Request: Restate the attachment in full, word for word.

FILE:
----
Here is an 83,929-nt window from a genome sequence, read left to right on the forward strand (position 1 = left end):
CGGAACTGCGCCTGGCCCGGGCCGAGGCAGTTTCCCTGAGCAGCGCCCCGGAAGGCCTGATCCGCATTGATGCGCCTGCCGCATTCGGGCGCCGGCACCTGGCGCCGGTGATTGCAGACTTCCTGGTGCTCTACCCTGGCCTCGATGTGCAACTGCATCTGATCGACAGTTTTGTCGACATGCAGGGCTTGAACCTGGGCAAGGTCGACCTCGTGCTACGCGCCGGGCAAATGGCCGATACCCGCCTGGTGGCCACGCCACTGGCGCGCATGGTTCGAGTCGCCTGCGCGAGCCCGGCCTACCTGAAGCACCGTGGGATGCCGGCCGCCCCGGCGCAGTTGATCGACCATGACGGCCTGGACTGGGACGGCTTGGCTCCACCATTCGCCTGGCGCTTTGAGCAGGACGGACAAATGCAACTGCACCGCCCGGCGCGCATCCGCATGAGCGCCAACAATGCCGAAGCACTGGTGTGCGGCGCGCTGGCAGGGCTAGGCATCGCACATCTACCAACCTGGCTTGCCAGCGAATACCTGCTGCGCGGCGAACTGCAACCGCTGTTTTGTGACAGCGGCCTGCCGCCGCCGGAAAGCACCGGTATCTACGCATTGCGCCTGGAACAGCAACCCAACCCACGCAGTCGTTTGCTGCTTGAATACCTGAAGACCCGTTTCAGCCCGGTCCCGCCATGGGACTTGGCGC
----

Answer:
Here is an 83,929-nt window from a genome sequence, read left to right on the forward strand (position 1 = left end):
CGGAACTGCGCCTGGCCCGGGCCGAGGCAGTTTCCCTGAGCAGCGCCCCGGAAGGCCTGATCCGCATTGATGCGCCTGCCGCATTCGGGCGCCGGCACCTGGCGCCGGTGATTGCAGACTTCCTGGTGCTCTACCCTGGCCTCGATGTGCAACTGCATCTGATCGACAGTTTTGTCGACATGCAGGGCTTGAACCTGGGCAAGGTCGACCTCGTGCTACGCGCCGGGCAAATGGCCGATACCCGCCTGGTGGCCACGCCACTGGCGCGCATGGTTCGAGTCGCCTGCGCGAGCCCGGCCTACCTGAAGCACCGTGGGATGCCGGCCGCCCCGGCGCAGTTGATCGACCATGACGGCCTGGACTGGGACGGCTTGGCTCCACCATTCGCCTGGCGCTTTGAGCAGGACGGACAAATGCAACTGCACCGCCCGGCGCGCATCCGCATGAGCGCCAACAATGCCGAAGCACTGGTGTGCGGCGCGCTGGCAGGGCTAGGCATCGCACATCTACCAACCTGGCTTGCCAGCGAATACCTGCTGCGCGGCGAACTGCAACCGCTGTTTTGTGACAGCGGCCTGCCGCCGCCGGAAAGCACCGGTATCTACGCATTGCGCCTGGAACAGCAACCCAACCCACGCAGTCGTTTGCTGCTTGAATACCTGAAGACCCGTTTCAGCCCGGTCCCGCCATGGGACTTGGCGC